Tags: DRAM, Business, DDR3, 2Gb, 4Gb, Samsung, Micron, Hynix, Elpida, Nanya, Winbod, Rexchip

Discussion

Comments currently: 3
Discussion started: 10/18/12 11:40:18 AM
Latest comment: 10/18/12 03:07:24 PM
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1. 
Ironic that they want to slow progress, when the only time they make money is when a new form of DDR comes out and can be priced extremly high initially.
1 1 [Posted by: cashkennedy  | Date: 10/18/12 11:40:18 AM]
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ROFL. You shouldn't be worried about their revenue & profits .... they'll payout themselves in years to come.

Maybe you're too young to recall. In 2007, when intel released their enthusiast X48 platform and in early 2008 after P45 was released as first chipsets supporting ddr3, only ddr3 modules that early adopters could buy were in fact overpriced ddr3 chips which were working on same voltages as ddr2 (1.90V and above) which was marketed as Overclocking Friendly Memory Modules. And after Nehalem based Core i7 were released they proved to be unfriendly with its IMC that liked only ddr3 modules which operated with max voltage of 1.65V. And the only who eat most of cream selling those kind of modules were only memory module makers and not the memory chip makers because these kind of ddr3 shipments 1H 2008 were below 1% of total sdram sales.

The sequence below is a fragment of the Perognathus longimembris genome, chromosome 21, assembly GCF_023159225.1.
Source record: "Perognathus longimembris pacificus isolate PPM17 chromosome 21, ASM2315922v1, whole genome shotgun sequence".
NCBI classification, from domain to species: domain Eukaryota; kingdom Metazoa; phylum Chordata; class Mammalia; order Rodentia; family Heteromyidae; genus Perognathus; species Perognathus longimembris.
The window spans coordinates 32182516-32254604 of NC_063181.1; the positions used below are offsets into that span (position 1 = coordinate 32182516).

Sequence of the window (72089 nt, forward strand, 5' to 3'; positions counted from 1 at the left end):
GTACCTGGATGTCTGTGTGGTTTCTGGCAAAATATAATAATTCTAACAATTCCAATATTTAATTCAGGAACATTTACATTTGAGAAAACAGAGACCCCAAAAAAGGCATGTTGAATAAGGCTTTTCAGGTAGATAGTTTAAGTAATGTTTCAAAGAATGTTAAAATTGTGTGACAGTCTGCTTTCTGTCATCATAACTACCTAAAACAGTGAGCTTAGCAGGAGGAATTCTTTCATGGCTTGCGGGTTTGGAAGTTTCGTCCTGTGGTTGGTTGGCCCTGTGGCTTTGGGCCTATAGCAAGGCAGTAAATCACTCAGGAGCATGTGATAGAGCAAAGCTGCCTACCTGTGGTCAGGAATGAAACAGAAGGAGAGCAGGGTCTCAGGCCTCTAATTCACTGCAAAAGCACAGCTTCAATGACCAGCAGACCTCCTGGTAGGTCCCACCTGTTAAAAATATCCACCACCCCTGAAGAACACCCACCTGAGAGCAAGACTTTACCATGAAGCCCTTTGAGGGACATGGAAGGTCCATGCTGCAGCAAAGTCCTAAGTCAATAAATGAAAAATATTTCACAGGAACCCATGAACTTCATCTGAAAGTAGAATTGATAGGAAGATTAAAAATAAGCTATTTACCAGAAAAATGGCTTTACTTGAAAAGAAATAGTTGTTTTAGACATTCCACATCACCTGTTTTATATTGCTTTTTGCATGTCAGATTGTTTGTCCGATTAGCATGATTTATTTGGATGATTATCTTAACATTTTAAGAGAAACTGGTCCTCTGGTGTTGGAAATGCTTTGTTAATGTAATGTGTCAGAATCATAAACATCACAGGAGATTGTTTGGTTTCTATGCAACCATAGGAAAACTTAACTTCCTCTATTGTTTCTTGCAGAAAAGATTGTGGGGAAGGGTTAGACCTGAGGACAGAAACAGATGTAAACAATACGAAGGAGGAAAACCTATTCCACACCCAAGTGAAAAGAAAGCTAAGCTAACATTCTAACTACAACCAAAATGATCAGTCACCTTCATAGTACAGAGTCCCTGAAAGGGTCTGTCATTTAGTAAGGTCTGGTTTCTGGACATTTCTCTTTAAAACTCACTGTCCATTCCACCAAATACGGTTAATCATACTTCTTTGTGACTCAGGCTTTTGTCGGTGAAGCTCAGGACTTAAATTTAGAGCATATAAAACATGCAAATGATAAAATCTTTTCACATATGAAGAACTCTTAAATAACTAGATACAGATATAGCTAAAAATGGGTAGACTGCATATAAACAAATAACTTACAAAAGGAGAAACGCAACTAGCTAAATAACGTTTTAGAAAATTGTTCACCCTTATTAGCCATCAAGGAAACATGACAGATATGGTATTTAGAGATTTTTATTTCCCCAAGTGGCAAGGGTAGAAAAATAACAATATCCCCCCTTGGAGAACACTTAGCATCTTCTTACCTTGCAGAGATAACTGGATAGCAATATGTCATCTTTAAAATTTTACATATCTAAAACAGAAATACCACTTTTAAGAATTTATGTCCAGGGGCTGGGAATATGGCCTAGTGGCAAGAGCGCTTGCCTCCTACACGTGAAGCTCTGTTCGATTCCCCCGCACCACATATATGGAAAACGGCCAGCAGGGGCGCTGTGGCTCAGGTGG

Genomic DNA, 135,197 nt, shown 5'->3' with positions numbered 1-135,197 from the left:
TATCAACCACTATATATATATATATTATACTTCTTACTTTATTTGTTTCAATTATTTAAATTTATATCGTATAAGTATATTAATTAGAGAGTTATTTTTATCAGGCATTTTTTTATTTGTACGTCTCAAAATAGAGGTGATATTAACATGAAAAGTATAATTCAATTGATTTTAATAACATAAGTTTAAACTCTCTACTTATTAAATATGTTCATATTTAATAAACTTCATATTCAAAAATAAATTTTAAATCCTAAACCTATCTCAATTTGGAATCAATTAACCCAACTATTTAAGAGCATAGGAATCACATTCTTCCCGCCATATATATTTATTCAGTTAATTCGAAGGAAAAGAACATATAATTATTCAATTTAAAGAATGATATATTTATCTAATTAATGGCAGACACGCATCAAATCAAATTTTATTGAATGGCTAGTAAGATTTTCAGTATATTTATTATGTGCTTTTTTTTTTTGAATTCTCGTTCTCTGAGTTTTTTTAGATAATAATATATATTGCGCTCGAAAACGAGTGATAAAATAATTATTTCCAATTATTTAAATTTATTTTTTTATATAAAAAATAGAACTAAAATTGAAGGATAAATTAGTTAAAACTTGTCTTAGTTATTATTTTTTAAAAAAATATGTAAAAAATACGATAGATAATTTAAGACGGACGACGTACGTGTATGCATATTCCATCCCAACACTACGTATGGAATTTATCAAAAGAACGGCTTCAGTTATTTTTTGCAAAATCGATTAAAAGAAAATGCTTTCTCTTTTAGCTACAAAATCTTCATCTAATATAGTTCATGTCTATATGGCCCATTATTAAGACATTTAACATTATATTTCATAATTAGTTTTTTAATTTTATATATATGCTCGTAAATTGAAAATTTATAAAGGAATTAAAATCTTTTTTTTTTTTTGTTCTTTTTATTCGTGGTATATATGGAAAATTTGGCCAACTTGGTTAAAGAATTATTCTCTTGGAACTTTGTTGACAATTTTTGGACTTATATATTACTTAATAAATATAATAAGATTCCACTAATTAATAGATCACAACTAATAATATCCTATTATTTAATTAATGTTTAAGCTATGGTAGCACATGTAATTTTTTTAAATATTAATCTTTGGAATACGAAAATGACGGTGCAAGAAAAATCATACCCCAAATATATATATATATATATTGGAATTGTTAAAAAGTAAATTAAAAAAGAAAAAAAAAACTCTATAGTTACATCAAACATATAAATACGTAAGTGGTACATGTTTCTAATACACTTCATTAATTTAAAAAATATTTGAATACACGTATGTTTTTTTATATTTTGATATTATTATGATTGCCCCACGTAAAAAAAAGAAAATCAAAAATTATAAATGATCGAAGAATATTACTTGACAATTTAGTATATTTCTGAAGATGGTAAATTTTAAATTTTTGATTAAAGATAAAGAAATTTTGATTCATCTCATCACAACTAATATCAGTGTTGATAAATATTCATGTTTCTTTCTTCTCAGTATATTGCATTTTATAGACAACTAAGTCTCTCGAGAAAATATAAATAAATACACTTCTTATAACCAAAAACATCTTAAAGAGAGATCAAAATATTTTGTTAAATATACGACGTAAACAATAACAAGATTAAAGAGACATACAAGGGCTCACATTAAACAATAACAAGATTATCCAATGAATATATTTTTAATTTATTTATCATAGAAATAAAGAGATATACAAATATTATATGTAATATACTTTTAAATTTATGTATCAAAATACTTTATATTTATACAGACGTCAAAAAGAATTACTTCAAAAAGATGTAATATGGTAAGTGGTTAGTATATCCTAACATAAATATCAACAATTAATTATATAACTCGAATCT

So the early adopters of ddr4 modules previewed in Q3 2012 probably wont have better luck. And overall shipments of ddr4 even in 2014 maybe will be below 5%-10% of total sdram market.

Most of 8Gb ddr3 dies are more than satisfied with production on 40nm process, and i didnt see to many 8Gb or 16Gb dies that would be offered on either 16GB or 32GB PC modules. At the same time 8GB modules are vastly produced featuring cheapo 4Gb chips, and 4GB moduls with 2Gb chips which are nicely produced on far obsoleted 70nm not 60/50nm that most of them are produced in last two years.

So as long we dont need 32GB modules in our PCs they shouldnt rush anywhere And intel is more than conservative with this, even chips on its top end platform SB-E doesnt support more than 8GB modules. And IB is just shrink of SB and beside memory speed they offer no improvement on controller side.


0 1 [Posted by: OmegaHuman  | Date: 10/18/12 02:10:54 PM]
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2. 
Lower node size really isn't need at this time. ULV DDR3 is plenty good enough for 90% of consumers. 30Nm RAM is just fine and cheap to make and sell.

New industry specifications like DDR4 are rolled out years before they are needed to allow a cost effective transition when the time comes that they show some advantage. Servers are about the only place where DDR4 will show any advantage and most enterprise is unwilling to pay premo prices for new tech unless there is substantial benefit.

Since DRAM makers continue to over produce, keeping prices low, then they can't really be in all that much need to transition to higher profit new tech. They seem to be making plenty of money on DDR3 even at fire sale prices, though they cry poor-mouth.
0 1 [Posted by: beenthere  | Date: 10/18/12 03:07:24 PM]